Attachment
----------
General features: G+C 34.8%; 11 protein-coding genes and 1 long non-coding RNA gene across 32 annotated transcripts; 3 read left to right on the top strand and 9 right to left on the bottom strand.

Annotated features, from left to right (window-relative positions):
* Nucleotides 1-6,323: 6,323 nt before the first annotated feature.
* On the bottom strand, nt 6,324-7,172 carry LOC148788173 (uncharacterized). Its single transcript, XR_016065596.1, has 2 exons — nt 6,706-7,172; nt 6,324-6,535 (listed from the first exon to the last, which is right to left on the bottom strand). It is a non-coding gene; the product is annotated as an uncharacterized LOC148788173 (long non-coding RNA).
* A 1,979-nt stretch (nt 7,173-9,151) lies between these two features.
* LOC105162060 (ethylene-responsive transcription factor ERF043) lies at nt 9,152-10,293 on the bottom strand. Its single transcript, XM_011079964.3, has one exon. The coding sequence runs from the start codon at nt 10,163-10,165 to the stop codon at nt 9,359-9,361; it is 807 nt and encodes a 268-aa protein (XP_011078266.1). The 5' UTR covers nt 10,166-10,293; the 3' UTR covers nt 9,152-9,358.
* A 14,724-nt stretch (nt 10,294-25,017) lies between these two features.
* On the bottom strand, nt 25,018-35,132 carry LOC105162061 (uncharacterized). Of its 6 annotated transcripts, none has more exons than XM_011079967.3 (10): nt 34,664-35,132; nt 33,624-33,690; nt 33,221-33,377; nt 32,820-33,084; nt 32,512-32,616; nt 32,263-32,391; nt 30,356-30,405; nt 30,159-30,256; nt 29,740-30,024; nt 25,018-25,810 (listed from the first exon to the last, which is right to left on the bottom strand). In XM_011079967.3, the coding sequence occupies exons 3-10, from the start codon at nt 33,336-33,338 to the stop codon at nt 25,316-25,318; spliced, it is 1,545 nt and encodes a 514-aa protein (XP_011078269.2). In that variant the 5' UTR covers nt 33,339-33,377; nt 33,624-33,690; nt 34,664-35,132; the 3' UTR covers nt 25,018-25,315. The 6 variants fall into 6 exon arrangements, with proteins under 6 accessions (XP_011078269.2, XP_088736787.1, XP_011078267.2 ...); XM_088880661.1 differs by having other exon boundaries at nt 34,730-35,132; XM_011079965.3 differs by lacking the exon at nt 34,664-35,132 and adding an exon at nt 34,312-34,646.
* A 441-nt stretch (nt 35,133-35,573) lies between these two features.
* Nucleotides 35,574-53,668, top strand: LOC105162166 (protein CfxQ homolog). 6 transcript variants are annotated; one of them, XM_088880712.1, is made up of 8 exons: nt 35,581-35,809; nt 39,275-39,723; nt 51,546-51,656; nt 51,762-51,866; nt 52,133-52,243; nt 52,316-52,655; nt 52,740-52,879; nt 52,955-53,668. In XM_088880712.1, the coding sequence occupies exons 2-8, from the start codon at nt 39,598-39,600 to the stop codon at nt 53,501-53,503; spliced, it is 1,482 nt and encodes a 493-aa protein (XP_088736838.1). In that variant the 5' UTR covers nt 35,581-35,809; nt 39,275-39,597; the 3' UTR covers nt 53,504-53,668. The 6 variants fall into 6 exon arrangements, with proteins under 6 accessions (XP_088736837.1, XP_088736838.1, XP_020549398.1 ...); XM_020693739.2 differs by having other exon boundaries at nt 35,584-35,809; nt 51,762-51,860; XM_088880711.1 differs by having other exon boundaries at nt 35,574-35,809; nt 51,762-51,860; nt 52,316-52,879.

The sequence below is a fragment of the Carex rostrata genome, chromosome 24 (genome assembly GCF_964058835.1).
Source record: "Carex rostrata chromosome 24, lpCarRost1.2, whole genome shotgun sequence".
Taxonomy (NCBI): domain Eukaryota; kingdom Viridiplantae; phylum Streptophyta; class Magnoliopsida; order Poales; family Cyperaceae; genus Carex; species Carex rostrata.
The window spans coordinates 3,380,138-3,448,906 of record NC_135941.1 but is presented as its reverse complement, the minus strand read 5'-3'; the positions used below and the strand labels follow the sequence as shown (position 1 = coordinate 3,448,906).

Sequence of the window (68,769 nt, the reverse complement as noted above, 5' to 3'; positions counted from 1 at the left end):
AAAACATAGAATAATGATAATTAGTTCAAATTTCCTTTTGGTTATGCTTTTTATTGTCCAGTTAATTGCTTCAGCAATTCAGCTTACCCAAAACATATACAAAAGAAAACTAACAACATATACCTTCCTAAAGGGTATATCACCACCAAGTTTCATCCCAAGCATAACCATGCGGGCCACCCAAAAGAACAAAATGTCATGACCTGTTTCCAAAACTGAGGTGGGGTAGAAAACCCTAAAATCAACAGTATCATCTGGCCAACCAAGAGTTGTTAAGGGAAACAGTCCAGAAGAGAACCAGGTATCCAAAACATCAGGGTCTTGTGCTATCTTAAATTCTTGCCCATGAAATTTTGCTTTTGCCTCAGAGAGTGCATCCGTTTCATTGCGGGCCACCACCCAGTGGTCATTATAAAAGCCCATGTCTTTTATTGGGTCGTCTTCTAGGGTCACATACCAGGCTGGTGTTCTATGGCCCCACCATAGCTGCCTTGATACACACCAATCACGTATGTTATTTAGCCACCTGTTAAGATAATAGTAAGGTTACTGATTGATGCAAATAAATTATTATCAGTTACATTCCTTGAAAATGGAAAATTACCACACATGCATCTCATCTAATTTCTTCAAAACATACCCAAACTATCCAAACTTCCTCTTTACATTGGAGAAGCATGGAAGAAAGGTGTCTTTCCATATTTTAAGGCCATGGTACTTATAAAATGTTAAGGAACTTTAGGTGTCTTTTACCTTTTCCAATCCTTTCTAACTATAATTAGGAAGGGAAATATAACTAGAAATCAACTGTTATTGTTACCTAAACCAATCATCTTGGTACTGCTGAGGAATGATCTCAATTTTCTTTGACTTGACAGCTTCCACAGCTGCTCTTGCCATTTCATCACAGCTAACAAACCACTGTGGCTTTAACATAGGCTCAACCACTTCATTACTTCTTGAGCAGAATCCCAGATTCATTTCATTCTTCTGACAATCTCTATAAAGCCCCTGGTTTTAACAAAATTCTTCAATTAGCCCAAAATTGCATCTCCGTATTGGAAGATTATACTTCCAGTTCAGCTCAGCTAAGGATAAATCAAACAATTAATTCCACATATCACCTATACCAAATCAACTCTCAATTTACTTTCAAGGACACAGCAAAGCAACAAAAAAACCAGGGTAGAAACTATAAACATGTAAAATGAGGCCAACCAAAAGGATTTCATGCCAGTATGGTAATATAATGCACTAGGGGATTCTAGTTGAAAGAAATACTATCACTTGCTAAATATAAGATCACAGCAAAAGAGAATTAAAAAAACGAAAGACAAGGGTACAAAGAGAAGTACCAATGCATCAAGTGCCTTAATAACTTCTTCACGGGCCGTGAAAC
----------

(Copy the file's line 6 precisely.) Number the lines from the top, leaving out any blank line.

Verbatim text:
* LOC105162060 (ethylene-responsive transcription factor ERF043) lies at nt 9,152-10,293 on the bottom strand. Its single transcript, XM_011079964.3, has one exon. The coding sequence runs from the start codon at nt 10,163-10,165 to the stop codon at nt 9,359-9,361; it is 807 nt and encodes a 268-aa protein (XP_011078266.1). The 5' UTR covers nt 10,166-10,293; the 3' UTR covers nt 9,152-9,358.